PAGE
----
In recent years, scholars have begun to reconsider the merits of the age-old practice of sortition, the random
selection of political officials. Voting may have eclipsed sortition as the primary means by which democracies
fill their offices, but the connection between sortition and democracy has never fully faded from view (as the durability of the randomly selected jury demonstrates).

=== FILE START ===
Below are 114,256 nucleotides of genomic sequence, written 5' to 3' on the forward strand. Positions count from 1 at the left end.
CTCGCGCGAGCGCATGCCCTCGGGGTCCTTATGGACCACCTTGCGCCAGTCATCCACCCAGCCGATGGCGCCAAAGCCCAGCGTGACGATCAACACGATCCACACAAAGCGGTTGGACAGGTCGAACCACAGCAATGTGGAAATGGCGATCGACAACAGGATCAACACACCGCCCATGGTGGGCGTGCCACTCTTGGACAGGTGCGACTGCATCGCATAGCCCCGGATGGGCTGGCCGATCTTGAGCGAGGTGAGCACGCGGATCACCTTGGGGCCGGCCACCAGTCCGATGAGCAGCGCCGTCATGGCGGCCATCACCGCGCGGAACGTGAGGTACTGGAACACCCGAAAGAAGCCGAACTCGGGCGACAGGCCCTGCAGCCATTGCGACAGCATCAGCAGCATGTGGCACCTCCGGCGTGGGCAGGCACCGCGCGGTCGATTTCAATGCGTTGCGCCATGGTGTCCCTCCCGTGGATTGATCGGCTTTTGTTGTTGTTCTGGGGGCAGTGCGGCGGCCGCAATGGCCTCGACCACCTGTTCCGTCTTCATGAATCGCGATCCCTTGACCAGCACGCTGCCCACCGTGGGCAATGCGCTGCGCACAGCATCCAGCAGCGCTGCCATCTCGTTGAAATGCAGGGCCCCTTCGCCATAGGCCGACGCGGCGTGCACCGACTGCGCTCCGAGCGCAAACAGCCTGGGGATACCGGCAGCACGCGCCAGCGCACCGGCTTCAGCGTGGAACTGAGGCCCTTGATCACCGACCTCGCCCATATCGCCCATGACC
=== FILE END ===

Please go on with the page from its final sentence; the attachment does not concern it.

We should explore the real potential for sortition to revive fundamental democratic principles. However, we should strike a note of caution. Practice of sortition could became a populistic instrument, which would not revive democracy, but would destroy it in the foreground of the new authoritarian regime.